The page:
Dryden Town Historical Society, Tompkins County, New York

Current Events

(Programs and Exhibits)

 FRIENDS AND MEMBERS MEET-UP

Wednesday, January 17, 2018 6:30PM

14 North Street, Dryden

plenty of parking in lower lot and drive

January is cold and dark. Let’s have some fun. Join us Wednesday evening, January 17, 2018, at 6:30 PM at Southworth Homestead to share winter stories. Nothing formal – just tell or listen to stories about skating, ice fishing, ice making, ice surfing, winter storms. Whatever means winter to you. Maybe we’ll talk about making ice candles… or snow plowing. This could be the beginning of a regular monthly evening of sharing history.

 

DTHS EXHIBIT coming SPRING 2018

“DRYDEN FOOTLIGHTERS: Local Theater Group”

We are looking for your HELP. DTHS Archives contain a sizable collection of Dryden Footlighters items, consisting of organizational records, programs, posters, albums, photographs, and many boxes of VHS tapes. There is even a trunk of costumes that may have been used in productions awaiting confirmation. DTHS would like to make the Footlighters material in the collection accessible. This community group presented a huge number of productions, over a lot of years, involving many, many people. To prepare for the 2018 Spring DTHS exhibit and program, we really need assistance. Before being transferred to DVDs, a selection of the tapes need to be reviewed.

If you were once active in the group in any way during its 30 year history, you can HELP by contacting former Footlighters members, looking over the videos, or helping plan the exhibit and program and add important information about this well regarded local theater group. If you can help join the pursuit, contact any DTHS exhibit committee member – Trish Sprague, MaryLou Taylor, Gina Prentiss.

 

Spring DTHS exhibit “Things Change: 1917 – 1919″

Change was sweeping this country and Dryden, too, felt change. World War I saw local women active in the war effort. Many local men were sent into battle over seas. Women were employed for the first time in the bottling department at Bordens Milk Plant. Milk strikes were threatening at every distribution point. Women received the right to vote in NYS. The influenza epidemic took many lives, but also ushered in new medical advances. The famous Dryden Agricultural Fair held its last fair in 1917. This exhibit will use information, documents, photographs and objects from DTHS historical collection. For an overview of this time period in Dryden, we turned to the book, Dryden’s Second Hundred Years* by Elizabeth Denver Gutchess. * This book can be purchased at DTHS.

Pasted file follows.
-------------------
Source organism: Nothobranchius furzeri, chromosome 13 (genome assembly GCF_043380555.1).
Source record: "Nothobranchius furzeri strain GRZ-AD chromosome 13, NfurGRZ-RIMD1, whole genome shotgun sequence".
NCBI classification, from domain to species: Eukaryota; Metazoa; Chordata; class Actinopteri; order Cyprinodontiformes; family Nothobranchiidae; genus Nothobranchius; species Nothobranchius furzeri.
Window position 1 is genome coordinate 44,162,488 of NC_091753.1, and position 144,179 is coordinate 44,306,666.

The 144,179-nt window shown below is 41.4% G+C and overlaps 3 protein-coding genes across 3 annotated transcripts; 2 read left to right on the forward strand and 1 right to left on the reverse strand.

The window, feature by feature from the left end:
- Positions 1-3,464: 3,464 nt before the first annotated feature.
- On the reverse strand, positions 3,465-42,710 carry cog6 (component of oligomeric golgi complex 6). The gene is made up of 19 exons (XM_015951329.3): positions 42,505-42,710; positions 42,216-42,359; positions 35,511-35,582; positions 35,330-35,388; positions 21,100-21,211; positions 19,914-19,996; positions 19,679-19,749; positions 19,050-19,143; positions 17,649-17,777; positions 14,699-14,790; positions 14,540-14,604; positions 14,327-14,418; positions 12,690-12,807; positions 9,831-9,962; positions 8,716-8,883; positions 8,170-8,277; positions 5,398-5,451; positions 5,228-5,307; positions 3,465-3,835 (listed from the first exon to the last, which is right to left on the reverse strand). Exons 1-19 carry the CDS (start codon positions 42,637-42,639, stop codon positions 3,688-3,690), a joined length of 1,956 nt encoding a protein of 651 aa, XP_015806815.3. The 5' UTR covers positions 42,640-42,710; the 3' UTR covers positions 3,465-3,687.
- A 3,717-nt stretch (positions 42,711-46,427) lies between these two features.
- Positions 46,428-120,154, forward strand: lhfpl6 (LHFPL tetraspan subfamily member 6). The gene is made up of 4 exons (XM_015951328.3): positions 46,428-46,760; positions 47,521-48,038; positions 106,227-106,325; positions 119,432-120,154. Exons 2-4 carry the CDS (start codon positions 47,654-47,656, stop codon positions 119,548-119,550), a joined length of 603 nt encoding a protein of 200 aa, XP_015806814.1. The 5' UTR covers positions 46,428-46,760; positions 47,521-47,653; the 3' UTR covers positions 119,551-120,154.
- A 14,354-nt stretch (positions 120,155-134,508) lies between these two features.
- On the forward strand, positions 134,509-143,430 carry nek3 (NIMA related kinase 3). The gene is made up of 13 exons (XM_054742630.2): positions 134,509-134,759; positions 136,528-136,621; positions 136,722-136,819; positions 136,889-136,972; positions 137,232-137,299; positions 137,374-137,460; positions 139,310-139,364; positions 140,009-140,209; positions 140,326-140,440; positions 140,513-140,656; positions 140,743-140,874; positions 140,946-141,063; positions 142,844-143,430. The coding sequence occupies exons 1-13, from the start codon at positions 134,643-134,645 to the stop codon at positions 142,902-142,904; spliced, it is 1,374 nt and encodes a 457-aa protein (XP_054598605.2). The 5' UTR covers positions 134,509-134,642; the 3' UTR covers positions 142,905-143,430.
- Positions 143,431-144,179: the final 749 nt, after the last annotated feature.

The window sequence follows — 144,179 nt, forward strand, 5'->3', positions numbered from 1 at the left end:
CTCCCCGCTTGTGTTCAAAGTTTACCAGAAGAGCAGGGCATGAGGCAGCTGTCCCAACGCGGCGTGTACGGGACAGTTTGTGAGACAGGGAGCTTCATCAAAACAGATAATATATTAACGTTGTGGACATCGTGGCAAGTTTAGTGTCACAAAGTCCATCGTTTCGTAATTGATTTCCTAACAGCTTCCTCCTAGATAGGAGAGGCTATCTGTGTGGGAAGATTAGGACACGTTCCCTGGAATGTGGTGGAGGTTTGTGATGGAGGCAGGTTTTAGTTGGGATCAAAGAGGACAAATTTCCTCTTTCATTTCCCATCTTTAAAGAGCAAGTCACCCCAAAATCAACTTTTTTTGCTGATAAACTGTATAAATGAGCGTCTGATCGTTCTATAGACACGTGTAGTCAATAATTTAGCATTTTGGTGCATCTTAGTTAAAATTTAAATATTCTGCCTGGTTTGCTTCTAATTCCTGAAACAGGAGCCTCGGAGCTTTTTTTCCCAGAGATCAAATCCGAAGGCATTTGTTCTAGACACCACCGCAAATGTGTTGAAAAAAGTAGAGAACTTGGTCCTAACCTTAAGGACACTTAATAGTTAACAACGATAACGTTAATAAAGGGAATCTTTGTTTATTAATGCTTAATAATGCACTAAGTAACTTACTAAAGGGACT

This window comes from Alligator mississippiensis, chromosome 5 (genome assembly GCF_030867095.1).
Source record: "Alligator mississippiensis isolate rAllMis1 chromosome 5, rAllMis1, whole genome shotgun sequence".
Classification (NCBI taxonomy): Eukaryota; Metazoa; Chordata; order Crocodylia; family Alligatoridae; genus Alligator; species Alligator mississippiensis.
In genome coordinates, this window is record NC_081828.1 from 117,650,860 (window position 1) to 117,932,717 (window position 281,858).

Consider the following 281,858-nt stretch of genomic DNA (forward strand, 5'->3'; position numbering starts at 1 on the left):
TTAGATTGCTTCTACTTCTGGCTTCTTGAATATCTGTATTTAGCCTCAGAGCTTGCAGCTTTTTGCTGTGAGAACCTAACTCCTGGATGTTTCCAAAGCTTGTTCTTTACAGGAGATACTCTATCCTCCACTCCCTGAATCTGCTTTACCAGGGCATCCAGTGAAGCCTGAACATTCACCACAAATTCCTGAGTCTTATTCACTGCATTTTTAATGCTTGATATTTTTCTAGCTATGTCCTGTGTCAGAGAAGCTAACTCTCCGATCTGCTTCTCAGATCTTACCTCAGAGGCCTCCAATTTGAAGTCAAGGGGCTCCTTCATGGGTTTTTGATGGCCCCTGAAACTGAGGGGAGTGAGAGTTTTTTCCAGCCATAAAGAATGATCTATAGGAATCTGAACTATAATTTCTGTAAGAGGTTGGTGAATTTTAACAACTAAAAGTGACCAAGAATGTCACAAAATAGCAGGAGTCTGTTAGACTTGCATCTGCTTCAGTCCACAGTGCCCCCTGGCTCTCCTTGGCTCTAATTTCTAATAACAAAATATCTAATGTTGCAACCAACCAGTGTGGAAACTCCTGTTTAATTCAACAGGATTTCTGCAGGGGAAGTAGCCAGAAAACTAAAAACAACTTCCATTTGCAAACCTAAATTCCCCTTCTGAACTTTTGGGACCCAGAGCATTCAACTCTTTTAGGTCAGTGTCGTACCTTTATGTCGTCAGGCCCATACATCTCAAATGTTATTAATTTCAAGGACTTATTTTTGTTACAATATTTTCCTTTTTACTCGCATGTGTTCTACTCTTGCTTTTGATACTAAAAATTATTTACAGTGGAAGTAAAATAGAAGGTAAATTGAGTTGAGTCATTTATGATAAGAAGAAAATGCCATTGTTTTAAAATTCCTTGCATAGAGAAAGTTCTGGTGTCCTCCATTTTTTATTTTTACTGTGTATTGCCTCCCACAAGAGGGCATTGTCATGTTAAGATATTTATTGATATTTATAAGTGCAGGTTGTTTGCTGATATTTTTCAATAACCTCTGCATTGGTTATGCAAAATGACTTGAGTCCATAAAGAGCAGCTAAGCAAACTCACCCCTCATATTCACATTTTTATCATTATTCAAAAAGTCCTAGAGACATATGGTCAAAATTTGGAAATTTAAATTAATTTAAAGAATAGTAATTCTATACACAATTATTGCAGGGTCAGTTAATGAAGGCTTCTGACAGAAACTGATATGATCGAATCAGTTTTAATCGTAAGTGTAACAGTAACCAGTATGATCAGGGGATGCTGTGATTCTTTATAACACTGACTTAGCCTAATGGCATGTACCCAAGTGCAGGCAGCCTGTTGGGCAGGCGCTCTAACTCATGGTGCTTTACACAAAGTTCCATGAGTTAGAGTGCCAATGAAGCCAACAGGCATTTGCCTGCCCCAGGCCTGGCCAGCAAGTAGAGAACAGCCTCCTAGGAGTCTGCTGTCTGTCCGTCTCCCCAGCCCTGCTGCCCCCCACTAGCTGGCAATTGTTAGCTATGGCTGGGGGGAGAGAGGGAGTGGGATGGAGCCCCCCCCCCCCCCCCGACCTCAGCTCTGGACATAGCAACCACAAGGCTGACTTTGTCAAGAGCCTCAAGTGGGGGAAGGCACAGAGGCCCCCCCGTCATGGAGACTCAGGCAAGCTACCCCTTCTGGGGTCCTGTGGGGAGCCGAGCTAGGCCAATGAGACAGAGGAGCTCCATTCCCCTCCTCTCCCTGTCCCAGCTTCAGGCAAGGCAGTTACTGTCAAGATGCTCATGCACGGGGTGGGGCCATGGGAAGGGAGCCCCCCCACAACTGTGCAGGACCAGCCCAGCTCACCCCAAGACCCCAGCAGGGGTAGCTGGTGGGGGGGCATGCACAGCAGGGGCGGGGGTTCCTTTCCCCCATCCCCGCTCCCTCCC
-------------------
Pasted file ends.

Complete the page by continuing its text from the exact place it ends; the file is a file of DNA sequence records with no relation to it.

Photograph of Helen Hines. Helen worked at Bordens Milk Plant during WWI from Ray Rockefeller's photograph Album, DTHS historical collection.

Photograph of Helen Hines. Helen worked at Bordens Milk Plant during WWI from Ray Rockefeller’s photograph Album, DTHS historical collection.

New Mini Exhibit

“History Underfoot in Military Lot 59″ on loan from David and Cynthia Waterman

David and Cynthia Waterman live in Military Lot 59 in the town of Dryden at the foot of Beam Hill. This mini exhibit features 8 bottles, an old kitchen drawer and two examples of patent medicine packaging, now framed, but originally found under boards in the walls of their barn. David presented a DTHS program in April 2014 about his discoveries and research. This mini exhibit gives us an opportunity to see the results of history underfoot.

 

New Dryden History Research Released

Many retellings of the story of Dryden’s first settler, Amos Sweet, have been produced. They are all based on the same series of articles published in 1857, which, it turns out, is inconsistent with census data. David Waterman has researched this issue, applying online genealogical resources and historical references to a search for the true Amos Sweet family, in order to tell its story. A booklet detailing his research, speculations and conclusions, entitled, “Who Was This Amos Sweet?” is now for sale at the Southworth House. This Amos Sweet narrative adds much fascinating new detail to our understanding of Dryden’s earliest history. (illustration by David Waterman)

Waterman Illustration